Can we critically analyse Ian McEwan's Atonement using psychoanalytic criticism?

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LIT1002                                                                        Sara Williams

Can we critically analyse Ian McEwan's Atonement using psychoanalytic criticism?

Atonement is a post-modern novel, that centres around the protagonist, Briony and her search for forgiveness from her sister Cecelia and a family friend Robbie, the word ‘atonement’, meaning ‘the action of making amends for a wrong or injury’. Briony is a thirteen year old, middle class girl whom is an aspiring writer, and at the start of the novel is conducting a play known as The Trials of Arabella. We see throughout the novel Briony is no ordinary 13 year old girl as her imagination is full of stories that can distort her image of reality; this is why the method of psychoanalysis may be applied. Psychoanalysis is ‘a form of therapy which aims to cure mental disorders by investigating the interaction between the conscious and the unconscious elements of the mind’. The novel explores the relationship between the conscious events that happen, and the different subconscious views the characters have on these events all though the creative act of story-telling.

The novel begins with the focus on Briony and her eagerness to get her play, The Trials of Arabella, finished for when her brother, Leon, returns home. This play shows Briony’s immaturity even through her intelligent wording, it still encapsulates a heroine being rescued by a prince, and thus we can see her understanding of love and relationships has not yet developed. The audience, then through the omniscient narrator recall on an event that happens between Briony’s sister Cecelia and the cleaning lady’s son Robbie, at first from Cecelia’s point of view and then Briony’s. From Cecelia’s point of view we are told how Cecelia does not think much of Robbie as it ‘bothered her that they were awkward when they talked’. We then encounter how Cecelia wonders outside to fill a vase of flowers with water from the fountain, where she finds Robbie doing the gardening, the pair of them passes awkward conversation then Robbie begins to help Cecelia fill her vase, to which she resists and this results in her dropping the vase into the fountain. They both stare for a moment then Cecelia starts to strip to her underwear and dives into the fountain to retrieve the vase, once retrieved she storms back into the house. The second view of this scene is from Briony’s point of view in which she watches out of the window Robbie and Cecelia conversing, she imagines that he is proposing to her, however she is startled when Cecelia starts to quickly undress and jumps into the fountain and then rushes off back in tot he house. She reflects wondering what sort of hold Robbie has over Cecelia and how Robbie should have rescued her from drowning before he proposes to her.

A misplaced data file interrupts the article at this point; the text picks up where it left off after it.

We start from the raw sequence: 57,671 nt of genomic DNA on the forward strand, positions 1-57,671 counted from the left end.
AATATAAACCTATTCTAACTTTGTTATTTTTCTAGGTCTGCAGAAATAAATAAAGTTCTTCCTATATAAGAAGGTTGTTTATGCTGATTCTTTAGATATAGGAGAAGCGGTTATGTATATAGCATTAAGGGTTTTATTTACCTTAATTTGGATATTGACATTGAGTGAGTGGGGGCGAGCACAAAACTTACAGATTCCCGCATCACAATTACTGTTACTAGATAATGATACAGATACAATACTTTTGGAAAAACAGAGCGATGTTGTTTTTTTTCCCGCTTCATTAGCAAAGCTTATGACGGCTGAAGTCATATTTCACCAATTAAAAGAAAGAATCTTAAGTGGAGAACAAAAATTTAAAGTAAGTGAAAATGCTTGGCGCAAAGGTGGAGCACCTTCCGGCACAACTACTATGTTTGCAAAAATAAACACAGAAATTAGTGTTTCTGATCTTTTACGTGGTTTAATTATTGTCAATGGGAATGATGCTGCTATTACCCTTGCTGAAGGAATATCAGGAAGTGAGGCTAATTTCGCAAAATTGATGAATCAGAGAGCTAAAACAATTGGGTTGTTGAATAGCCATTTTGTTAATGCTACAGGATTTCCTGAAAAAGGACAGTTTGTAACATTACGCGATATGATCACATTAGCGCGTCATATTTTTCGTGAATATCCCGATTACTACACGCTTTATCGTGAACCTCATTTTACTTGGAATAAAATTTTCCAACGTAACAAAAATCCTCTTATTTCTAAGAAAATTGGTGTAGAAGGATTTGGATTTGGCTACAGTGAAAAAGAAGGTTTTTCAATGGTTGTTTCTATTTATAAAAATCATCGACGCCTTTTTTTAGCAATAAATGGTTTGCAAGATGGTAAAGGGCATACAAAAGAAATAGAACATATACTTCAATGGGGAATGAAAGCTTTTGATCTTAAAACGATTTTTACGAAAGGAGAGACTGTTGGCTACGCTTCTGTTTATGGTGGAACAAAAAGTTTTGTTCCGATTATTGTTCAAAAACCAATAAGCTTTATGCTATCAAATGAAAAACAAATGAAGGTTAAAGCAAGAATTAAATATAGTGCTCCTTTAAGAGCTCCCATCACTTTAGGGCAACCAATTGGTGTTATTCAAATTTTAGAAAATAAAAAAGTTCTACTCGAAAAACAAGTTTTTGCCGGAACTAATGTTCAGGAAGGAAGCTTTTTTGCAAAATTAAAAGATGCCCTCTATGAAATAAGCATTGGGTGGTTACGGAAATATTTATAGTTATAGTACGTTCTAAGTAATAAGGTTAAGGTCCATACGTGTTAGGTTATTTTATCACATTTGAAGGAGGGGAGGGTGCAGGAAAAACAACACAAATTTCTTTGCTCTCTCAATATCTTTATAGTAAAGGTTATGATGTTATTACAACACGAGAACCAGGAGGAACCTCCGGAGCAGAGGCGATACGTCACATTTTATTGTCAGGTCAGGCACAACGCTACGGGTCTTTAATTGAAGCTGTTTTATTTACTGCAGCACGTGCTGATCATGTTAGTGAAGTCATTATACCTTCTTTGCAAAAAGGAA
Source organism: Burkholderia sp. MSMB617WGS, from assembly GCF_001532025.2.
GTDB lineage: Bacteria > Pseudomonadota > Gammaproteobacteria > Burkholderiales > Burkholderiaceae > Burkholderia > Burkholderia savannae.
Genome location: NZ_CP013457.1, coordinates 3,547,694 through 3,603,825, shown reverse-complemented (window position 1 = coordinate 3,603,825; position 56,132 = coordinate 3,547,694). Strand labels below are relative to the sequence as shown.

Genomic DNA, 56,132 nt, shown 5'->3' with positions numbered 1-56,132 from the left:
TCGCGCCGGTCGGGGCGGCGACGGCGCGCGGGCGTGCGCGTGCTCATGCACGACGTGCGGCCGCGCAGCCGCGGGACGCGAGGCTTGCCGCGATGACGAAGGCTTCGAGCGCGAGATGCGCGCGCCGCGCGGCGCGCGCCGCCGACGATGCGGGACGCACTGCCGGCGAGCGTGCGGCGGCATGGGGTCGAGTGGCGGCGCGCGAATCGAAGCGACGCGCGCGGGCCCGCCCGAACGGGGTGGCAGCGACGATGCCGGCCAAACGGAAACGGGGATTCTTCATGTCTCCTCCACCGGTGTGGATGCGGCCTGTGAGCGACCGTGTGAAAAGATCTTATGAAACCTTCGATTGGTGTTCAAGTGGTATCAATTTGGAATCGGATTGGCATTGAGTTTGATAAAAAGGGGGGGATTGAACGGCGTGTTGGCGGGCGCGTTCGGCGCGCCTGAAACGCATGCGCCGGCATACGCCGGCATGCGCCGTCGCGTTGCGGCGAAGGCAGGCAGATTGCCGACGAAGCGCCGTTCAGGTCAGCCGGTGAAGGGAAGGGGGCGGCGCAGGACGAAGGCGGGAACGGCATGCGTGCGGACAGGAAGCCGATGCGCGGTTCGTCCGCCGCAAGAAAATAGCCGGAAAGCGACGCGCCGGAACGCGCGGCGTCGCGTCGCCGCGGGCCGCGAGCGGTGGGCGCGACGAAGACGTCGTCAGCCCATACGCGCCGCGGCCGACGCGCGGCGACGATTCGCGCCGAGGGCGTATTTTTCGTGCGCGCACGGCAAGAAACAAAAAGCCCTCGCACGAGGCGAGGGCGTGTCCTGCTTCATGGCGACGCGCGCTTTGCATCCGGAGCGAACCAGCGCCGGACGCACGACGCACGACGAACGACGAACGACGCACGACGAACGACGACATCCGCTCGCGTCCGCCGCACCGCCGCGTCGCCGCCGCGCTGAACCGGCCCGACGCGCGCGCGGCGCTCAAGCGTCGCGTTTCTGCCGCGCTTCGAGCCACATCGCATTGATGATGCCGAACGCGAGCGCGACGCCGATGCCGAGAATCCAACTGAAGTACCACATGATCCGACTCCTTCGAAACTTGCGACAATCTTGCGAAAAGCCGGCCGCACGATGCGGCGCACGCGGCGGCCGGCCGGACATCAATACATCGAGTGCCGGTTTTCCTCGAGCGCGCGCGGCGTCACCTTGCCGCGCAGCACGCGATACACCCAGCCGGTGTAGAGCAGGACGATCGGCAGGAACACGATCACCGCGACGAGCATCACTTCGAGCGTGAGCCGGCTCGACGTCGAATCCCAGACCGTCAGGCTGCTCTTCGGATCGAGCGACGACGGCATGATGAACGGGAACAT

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Here is were Briony’s subconscious comes into view, this is as Freud explains ‘part of the mind beyond consciousness which nevertheless has a strong influence upon our actions or thoughts’ , here Briony thinks of the scene as a fairytale in which the heroine is to be rescued, this is based on her own upbringing as her parents never really spoke of their relationship as her father worked away a lot, therefore her only understanding of relationships were the ones she read of in books. This may be also understood in Freud’s repression, ‘forgetting or ignoring of unresolved conflicts, unadmitted desires ...

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